by Robert Wilkinson
Today’s the birthday of 4 major league musical talents!
Due to time constraints, this year I can’t do a full birthday tribute to these four superstars. But I will give you a few of their best!
Nat “King” Cole (March 17, 1919 – February 15, 1965) was an accomplished jazz pianist but was primarily famous for his smooth as silk baritone voice. Inspired by Earl Hines, he started playing as a teenager in the 30s and never looked back. He was a pioneer in being one of the first men of color to have his own television show, and was universally loved when he died too young of lung cancer.
Here are a few of his best! And they’re almost all live performances!!
"Too Young" (audio only)
And for the finale, "Unforgettable"
We now turn our birthday celebration to the great Paul Kantner! Founder of the Jefferson Airplane and Jefferson Starship, Paul Kantner (March 17, 1941) was a major influence on the development of psychedelic music in the San Francisco Bay area in the 60s.
Although the band was originally formed by Marty Balin, Kantner eventually became the main man of Jefferson Airplane and captained the group through various successor incarnations of Jefferson Starship. Kantner has the longest continuous membership with the band; at times he was its only member. A political anarchist, Kantner once advocated the use of psychedelic drugs such as LSD for mind expansion and spiritual growth, and is a prominent advocate of the legalization of marijuana. In a 1986 interview, Kantner shared his thoughts about cocaine and alcohol, saying, "Cocaine, particularly, is a bummer. It's a noxious drug that turns people into jerks. And alcohol is probably the worst drug of all. As you get older and accomplish more things in life in general, you realize that drugs don't help, particularly if you abuse them."
Here’s the Airplane at their best!
A great early live performance of “It’s No Secret”
From their early period, the studio version of the very beautiful “Comin’ Back To Me”
From October 1967, an audio-only 70 minutes of The Jefferson Airplane Live
From 1968 on the Perry Como show, the Airplane live performing "Watch Her Ride"
From Woodstock, live in 1969, the Jefferson Airplane doing two of Grace Slick’s dynamic tunes!
From the same legendary gig, the equally legendary song calling for revolution! “Volunteers”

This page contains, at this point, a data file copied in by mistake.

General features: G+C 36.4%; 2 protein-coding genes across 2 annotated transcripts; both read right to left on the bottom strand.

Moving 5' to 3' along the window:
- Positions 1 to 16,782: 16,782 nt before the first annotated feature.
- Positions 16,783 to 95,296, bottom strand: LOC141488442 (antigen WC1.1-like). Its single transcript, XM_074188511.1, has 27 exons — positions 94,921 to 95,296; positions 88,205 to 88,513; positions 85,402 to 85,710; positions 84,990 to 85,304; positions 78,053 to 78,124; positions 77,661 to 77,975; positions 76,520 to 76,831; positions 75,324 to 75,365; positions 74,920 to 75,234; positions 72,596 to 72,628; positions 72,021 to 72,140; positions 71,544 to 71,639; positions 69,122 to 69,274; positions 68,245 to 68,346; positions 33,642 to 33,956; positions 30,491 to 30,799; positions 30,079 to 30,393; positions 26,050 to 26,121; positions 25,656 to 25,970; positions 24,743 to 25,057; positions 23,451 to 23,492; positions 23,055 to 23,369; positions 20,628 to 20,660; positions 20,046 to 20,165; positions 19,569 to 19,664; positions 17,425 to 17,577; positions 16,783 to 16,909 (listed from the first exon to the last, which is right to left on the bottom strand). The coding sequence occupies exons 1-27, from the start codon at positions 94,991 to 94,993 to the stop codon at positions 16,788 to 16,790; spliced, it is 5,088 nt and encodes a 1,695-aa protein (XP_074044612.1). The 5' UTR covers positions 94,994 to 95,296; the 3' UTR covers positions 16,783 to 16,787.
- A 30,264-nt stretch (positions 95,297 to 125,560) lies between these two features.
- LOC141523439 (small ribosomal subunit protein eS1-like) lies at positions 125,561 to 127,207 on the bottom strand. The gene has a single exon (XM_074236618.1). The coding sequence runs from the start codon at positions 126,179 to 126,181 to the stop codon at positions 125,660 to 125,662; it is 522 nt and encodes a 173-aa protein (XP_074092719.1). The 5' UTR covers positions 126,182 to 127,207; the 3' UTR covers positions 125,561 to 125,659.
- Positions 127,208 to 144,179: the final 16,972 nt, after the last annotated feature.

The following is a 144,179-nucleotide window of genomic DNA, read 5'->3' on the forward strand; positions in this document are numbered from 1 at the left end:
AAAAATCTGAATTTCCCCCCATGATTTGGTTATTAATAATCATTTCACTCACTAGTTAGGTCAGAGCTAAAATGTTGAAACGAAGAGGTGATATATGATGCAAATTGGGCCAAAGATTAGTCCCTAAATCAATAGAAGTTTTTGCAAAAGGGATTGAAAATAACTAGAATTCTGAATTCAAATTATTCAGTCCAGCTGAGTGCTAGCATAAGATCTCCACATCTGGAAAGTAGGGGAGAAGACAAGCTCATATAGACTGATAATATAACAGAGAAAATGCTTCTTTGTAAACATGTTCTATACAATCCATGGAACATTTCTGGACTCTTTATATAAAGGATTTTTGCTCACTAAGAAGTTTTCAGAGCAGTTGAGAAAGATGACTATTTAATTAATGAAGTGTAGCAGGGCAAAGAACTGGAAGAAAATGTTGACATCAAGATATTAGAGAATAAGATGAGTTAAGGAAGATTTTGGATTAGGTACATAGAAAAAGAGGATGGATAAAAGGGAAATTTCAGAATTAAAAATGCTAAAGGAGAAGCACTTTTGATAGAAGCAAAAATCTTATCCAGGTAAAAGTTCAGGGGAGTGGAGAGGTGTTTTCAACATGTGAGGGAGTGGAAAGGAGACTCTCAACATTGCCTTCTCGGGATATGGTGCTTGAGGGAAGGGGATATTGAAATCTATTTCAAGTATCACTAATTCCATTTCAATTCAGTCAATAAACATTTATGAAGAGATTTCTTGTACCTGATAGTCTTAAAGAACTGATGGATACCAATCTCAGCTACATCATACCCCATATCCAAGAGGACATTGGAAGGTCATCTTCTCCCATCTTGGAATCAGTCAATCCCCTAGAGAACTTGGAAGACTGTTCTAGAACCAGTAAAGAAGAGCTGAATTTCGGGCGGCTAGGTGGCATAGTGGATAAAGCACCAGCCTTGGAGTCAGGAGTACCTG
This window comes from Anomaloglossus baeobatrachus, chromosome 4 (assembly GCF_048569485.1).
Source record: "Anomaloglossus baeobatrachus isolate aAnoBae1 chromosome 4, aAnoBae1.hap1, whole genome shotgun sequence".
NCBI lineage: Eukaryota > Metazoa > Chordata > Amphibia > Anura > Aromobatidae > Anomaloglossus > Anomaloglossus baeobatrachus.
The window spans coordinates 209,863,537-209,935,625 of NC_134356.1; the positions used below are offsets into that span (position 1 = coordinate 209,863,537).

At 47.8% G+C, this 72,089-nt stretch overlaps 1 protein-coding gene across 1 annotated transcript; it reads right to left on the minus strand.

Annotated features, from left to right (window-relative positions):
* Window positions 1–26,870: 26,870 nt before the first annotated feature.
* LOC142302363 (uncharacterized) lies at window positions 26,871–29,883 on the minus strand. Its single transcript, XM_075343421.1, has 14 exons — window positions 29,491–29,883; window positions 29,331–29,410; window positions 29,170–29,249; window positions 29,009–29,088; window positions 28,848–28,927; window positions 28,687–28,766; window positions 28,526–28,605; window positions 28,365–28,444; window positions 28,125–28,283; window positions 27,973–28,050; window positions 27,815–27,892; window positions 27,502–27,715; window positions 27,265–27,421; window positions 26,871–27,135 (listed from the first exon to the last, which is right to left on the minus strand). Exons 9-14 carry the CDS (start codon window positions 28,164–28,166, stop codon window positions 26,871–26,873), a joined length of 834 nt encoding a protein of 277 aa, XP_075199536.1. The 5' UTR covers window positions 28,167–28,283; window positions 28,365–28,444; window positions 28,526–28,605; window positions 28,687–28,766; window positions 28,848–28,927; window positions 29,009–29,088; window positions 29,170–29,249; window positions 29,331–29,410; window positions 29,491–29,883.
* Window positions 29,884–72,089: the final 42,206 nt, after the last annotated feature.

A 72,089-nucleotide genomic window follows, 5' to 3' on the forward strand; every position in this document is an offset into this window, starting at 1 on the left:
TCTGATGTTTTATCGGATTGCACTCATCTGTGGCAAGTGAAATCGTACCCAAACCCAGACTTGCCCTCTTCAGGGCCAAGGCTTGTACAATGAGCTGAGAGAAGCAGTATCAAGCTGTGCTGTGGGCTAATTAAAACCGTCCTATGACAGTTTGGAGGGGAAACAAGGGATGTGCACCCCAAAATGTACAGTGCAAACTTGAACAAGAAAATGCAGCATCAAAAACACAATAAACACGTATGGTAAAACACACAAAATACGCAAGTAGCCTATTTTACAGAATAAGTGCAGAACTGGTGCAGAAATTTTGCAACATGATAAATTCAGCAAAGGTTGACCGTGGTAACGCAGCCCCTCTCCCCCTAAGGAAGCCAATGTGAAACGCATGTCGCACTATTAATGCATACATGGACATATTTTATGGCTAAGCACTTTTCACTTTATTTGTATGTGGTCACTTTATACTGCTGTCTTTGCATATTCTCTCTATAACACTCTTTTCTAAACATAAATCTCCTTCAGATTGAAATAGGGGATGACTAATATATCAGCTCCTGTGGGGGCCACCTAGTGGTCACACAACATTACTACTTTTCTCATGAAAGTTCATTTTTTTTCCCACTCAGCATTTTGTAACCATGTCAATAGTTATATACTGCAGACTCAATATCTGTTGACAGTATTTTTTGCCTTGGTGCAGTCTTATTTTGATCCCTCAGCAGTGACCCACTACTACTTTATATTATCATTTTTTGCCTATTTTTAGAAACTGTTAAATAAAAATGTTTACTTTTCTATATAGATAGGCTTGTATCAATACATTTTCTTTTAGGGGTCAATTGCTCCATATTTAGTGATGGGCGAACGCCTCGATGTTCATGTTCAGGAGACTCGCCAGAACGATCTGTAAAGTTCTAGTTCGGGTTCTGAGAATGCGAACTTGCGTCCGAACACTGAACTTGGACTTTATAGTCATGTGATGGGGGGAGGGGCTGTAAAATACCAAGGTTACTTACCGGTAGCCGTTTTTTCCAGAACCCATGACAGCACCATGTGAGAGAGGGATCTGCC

We’ll finish their Woodstock set with a live performance of “Uncle Sam Blues”
From the disastrous 1969 Altamont gig, here’s the Airplane doing “The Other Side of this Life”
From 1970, Live at the Family Dog, the Jefferson Airplane doing one of my favorites! “The Ballad of You and Me and Pooneil”
From 1975, the original studio version of “Miracles”
We’ll close this birthday tribute with a performance from a more recent era. Here’s Paul live in 2005 with Marty Balin and Jack Cassady doing a JA tune from the “Surrealistic Pillow” album, “Plastic Fantastic Lover.”
For an encore, here’s a great look at San Francisco in the 1960s via a full 80 minute documentary about the Jefferson Airplane called “Fly With the Jefferson Airplane”
Now for John Sebastian! As founder of the Lovin’ Spoonful, John Sebastian (March 17, 1944) is a singer, songwriter, guitarist, and autoharpist, one of the first in rock and roll! Influenced from everyone between Burl Ives and Woody Guthrie, when he joined Zally, Steve, and Joe to form the Lovin’ Spoonful, American folk joined with New York "jug band" attitude to create a major hitmaking response to the British invasion!
Here are some of their biggest!
"Six O’Clock" (audio only)
"Younger Girl" (audio only)
And from his post-Spoonful days, the theme song to the television hit series “Welcome Back Kotter,” "Welcome Back" (audio only)
And now for the youngest of our quartet! A big happy goes out to Billy Corgan (March 17, 1967), musician, producer, lyricist, writer, professional wrestling promoter and occasional slam poet, best known as the frontman and founder of The Smashing Pumpkins. For your enjoyment, here are a few of the biggest from the Smashing Pumpkins along with some full concerts!
From 1993, the full one hour 54 minute show of The Smashing Pumpkins at the Chicago Metro
From 1996, the full 1 hour 15 minute show of The Smashing Pumpkins at the Rockpalast
Also from 1996, the full 2 hours and 2 minute show of The Smashing Pumpkins at Toronto
So it’s a happy RIP to Nat Cole, and an equally big happy to Paul, John, and Billy! Rock on, gentlemen, and may you have many more years of rocking on!!
© Copyright 2013 Robert Wilkinson